Seventh Sunday of Easter
Today we celebrate the Ascension of Jesus into heaven. The official day of celebration was last Thursday. Next Sunday we will celebrate Pentecost.
We are in the time between the Ascension and Pentecost, between the departure of Jesus in the flesh and the arrival of Jesus in the spirit.
On that first Ascension Day, Jesus said:
“ . . . you will receive power when the Holy Spirit has come upon you; and you will be my witnesses in Jerusalem, in all Judea and Samaria, and to the ends of the earth.” When he had said this, as they were watching, he was lifted up, and a cloud took him out of their sight.
Then, as we know, the disciples huddled together in fear until Jesus returned as a blast of wind and tongues of flame just a few days later. We will celebrate that event next Sunday, Pentecost Sunday. In anticipation of Pentecost therefore, Saint Pater tells us today:
“Beloved, do not be surprised at the fiery ordeal that is taking place among you to test you, as though something strange were happening to you. But rejoice insofar as you are sharing Christ’s sufferings, so that you may also be glad and shout for joy when his glory is revealed.”
The Holy Scriptures embrace the whole multitude of human experience, from the thrill of victory to the agony of defeat. Some days we get to vacation at the lake; other days it’s a fiery ordeal. Some days are easy; some days – we’re stuck in traffic, or worse.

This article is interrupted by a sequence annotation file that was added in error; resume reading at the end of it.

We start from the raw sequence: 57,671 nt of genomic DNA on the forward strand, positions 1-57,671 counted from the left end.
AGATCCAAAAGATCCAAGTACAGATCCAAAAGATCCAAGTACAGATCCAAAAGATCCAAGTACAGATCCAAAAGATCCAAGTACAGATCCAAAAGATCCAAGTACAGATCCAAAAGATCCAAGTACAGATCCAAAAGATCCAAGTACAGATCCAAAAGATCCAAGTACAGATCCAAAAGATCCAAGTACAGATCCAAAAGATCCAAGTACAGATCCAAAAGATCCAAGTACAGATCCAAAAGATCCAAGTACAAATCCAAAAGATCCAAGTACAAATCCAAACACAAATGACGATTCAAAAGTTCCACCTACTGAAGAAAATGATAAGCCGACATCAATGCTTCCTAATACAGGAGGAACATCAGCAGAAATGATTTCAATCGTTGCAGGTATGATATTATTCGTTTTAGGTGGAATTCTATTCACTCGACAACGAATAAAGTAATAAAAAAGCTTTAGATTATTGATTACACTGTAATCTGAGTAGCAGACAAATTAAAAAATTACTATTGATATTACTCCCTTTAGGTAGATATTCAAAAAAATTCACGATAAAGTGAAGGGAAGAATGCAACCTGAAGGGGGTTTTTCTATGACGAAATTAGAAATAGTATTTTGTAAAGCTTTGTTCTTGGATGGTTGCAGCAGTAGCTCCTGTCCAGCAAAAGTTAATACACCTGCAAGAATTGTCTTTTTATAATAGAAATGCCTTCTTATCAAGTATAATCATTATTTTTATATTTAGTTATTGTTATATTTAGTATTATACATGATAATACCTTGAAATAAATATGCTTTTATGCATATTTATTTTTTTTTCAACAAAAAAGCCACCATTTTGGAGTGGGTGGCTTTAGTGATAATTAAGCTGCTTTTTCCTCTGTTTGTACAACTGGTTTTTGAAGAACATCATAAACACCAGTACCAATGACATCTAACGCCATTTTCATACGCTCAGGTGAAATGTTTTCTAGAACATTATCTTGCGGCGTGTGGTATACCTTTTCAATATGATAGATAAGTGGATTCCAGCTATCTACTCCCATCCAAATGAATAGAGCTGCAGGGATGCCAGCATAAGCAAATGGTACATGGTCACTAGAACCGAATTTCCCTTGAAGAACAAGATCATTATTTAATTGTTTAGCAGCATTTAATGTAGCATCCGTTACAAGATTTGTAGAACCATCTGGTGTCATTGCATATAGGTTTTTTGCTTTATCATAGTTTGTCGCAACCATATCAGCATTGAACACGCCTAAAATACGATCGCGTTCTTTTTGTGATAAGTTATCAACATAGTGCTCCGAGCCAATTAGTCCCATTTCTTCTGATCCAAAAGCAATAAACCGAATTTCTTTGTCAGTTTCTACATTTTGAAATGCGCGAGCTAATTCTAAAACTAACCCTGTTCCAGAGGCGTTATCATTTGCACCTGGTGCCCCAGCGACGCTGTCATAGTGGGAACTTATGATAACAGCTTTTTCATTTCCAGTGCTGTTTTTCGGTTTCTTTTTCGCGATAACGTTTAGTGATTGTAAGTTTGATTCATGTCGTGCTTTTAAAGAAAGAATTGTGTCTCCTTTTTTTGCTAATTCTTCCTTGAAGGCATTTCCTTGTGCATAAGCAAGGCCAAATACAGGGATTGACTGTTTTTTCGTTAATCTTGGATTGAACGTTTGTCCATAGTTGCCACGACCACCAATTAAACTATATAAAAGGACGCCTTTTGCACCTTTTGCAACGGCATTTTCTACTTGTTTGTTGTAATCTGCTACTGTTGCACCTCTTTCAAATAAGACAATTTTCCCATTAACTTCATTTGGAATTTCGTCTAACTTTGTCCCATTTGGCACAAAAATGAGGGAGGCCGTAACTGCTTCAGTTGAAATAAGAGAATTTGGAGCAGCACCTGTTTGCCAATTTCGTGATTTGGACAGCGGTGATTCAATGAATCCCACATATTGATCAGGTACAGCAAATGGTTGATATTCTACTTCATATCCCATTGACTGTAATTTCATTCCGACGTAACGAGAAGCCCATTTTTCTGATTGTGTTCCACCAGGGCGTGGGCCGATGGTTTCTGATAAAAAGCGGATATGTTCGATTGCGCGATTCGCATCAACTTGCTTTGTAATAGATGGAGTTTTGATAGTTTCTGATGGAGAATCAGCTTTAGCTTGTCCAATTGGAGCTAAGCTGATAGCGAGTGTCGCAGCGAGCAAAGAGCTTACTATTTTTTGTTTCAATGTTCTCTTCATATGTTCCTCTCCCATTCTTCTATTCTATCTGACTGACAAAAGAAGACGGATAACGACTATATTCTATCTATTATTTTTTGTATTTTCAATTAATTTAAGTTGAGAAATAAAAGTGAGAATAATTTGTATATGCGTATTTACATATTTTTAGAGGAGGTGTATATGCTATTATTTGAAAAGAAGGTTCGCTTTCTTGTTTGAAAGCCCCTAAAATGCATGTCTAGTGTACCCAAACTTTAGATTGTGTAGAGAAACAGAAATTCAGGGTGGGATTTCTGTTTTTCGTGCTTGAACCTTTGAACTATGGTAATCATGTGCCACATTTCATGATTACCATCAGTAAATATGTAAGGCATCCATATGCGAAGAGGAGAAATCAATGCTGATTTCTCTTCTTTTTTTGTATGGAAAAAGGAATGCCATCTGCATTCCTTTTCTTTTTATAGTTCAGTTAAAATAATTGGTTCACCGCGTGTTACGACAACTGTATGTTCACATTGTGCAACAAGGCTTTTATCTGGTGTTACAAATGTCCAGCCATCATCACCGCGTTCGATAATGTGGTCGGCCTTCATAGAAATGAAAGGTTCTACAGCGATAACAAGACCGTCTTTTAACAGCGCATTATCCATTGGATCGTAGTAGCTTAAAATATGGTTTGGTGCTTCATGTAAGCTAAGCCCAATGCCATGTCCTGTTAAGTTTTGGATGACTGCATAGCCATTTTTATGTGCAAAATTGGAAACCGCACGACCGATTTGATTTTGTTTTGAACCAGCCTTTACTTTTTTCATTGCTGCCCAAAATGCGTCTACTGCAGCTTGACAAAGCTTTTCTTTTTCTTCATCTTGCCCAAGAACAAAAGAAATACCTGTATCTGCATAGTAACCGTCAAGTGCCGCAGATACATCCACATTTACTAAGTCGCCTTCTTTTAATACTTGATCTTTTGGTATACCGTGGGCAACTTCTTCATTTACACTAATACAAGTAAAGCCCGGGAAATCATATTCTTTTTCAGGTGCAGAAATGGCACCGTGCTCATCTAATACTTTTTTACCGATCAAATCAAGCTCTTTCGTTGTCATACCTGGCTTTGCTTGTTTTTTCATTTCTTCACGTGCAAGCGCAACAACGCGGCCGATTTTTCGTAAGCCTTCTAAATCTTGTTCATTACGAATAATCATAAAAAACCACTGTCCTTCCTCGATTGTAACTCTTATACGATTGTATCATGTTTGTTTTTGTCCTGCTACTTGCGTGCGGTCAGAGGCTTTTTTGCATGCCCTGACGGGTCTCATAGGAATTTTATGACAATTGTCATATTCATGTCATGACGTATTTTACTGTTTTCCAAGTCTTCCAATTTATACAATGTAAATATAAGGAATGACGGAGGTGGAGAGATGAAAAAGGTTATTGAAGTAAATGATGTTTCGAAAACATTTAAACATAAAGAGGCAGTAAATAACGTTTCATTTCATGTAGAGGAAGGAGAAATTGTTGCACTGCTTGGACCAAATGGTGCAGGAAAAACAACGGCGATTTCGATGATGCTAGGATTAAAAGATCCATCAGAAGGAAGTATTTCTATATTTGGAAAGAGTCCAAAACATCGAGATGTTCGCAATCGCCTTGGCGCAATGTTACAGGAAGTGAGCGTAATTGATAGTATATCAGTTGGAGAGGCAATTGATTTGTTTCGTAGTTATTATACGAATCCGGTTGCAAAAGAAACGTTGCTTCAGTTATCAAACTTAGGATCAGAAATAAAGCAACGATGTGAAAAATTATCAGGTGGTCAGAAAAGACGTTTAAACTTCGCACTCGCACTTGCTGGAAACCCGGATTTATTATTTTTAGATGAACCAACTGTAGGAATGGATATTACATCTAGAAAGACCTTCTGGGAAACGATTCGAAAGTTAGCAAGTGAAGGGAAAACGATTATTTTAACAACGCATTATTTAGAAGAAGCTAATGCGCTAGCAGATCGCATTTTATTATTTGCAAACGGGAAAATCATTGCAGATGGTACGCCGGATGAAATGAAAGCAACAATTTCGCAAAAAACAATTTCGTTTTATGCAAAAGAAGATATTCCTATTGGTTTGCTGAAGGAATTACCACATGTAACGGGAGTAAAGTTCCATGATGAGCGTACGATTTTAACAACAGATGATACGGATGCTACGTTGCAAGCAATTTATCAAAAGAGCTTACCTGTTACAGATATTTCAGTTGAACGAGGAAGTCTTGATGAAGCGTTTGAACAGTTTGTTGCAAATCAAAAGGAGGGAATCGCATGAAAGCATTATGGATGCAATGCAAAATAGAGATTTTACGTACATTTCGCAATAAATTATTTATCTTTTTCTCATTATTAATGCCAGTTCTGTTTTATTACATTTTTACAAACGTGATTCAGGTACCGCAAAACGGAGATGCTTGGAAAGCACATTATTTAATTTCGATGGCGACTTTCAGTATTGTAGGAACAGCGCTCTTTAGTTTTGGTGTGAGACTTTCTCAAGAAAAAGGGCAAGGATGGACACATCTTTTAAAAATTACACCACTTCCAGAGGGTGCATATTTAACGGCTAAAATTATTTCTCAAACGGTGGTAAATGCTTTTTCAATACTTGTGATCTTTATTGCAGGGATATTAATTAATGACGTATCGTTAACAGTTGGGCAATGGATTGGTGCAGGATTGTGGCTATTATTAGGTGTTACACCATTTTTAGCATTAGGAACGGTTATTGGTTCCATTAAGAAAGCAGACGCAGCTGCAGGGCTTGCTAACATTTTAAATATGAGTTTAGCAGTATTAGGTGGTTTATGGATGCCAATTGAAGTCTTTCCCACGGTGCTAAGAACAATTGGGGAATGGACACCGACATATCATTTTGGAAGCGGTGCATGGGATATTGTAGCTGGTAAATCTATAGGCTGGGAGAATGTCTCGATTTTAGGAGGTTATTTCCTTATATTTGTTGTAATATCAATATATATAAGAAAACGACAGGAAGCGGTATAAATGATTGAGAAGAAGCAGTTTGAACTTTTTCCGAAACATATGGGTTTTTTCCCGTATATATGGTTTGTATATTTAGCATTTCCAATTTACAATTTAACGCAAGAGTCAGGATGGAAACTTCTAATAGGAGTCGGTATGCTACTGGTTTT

Some days the appointed Bible reading strikes us as so contemporary that we wonder how a 2,000 year-old text could possibly be speaking right to our immediate condition. Saint Peter in his letter to various churches about a fiery ordeal was not talking about a pandemic; he was not talking about the state of American politics and the politics of so many other countries these days; he was not talking about the first outbreak of major war in Europe since World War II; he was not talking about people killing schoolchildren with machine guns; he was not talking about anything going on today. Historians tell us that Saint Peter in today’s epistle was talking about Roman authorities breaking up Christian worship and throwing Christians into jail and worse. Saint Peter wrote this letter some time a few decades after the death of Christ.
We thought, many of us, that persecution would end; that pandemics, mass murders, civil wars, invasions, were a thing of the past; that modern medicine could cure things like this; that a better education system would help us to love and tolerate or accommodate one another; that surely since World War II ended with a couple of puffs of atomic smoke, we would learn how to get along better.
We Americans wonder today, after another mass murder, in the midst of such an angry time in American history, if things have gotten better since World War II, or worse.
Well, we are and always have been, all of our lives, everywhere on earth, in the midst of a fiery ordeal. That’s the way it is.
As always, we can respond with greed, hatred, fear and ignorance. Or we can respond with generosity, clarity, steadiness and love.
We have a choice in this time, as all times, of living in fear and feeling alone and in surrender to negativity; or we can choose to live in love, find love in our hearts and discover the love of God all around us. We can choose to feel ourselves part of something greater, of the communion of saints, of those who have taken the Gospel to heart and responded with love.